For its first edition in Mexico City, KOSMICA will showcase more than 15 participants actively working in cultural and artistic aspects of space exploration. Urban stargazing, cosmic music, zero gravity dance, armchair space exploration, science fiction and DIY rocket science collide in this unique and unmissable event. The ideas are fantastic but the stakes are real: reclaim space for all!
We Colonised The Moon (Hagen Betzwieser and Sue Corke) explore an idiosyncratic world view based on popular science, flexible wikipedia knowledge, graphical illustrations and various display formates.
Regina Peldszus asks - how will we actually live in space? Regina Peldszus’s work in space architecture and design explores the psychological challenges of isolation and monotony of space crew on extended exploration missions. And concerns human-technology-nature interaction in extreme environments, off-duty and medical design aspects in space and their spin-offs. She is based at the Design Research Centre and the Astronautics & Space Systems Group, Kingston University London.
Ariel Guzik designs and produces mechanisms and instruments to enquire into the various languages of nature. He is also a musician, draftsman and illustrator. He is Director of the Laboratorio Plasmaht de Investigación en Resonancia y Expresión de la Naturaleza, Asociación Civil. Installations and individual exhibitions of his work have been presented in national and international institutions.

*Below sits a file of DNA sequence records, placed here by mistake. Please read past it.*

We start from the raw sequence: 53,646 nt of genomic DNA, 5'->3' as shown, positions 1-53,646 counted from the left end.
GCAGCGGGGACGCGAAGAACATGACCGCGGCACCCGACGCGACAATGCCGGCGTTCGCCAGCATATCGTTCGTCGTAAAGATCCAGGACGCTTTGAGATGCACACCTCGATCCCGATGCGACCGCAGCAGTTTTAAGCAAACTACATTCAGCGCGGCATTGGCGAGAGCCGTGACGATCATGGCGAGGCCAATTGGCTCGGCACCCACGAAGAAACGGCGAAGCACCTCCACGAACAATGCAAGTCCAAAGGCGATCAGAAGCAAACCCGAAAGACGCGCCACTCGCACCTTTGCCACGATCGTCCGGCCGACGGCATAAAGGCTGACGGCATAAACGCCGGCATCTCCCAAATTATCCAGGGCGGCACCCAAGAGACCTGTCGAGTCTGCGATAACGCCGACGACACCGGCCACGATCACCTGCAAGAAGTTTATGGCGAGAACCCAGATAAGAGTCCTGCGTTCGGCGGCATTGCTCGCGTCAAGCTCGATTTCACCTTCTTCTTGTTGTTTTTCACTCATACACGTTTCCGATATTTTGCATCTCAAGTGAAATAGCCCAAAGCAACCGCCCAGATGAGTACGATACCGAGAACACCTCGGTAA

Juan José Díaz Infante's Ulises is a nanosatellite being launched soon next year, conceptualised and developed by a Mexican group of artists during the past year: The Mexican Space Collective. Ulises is born out of the necessity of creation of parallel and alternate reality, explores the need of any citizen on Earth to be able to shape any future he wants not being dependant on the system.
Nelly Ben Hayoun considers ‘Surreal Interactions’ and proposes how we could embed creativity in our daily lives. With creations like The Soyuz Chair, Royal College of Art Design Interactions MA graduate, Nelly explores the possibilities of space tourism, weightlessness and the thrill of the unknown.
Roger Malina, astronomer, editor and Distinguished Professor of Art and Technology at the University of Texas, where he is developing Art-Science R and D and Experimental publishing research. Malina is the former Director of the Observatoire Astronomique de Marseille Provence and his specialty is in space instrumentation; he was the Principal Investigator for the NASA Extreme Ultraviolet Explorer Satellite at the University of California, Berkeley. He also has been involved for 25 years with the Leonardo organization whose mission is to promote and make visible work that explores the interaction of the arts and sciences and the arts and new technologies.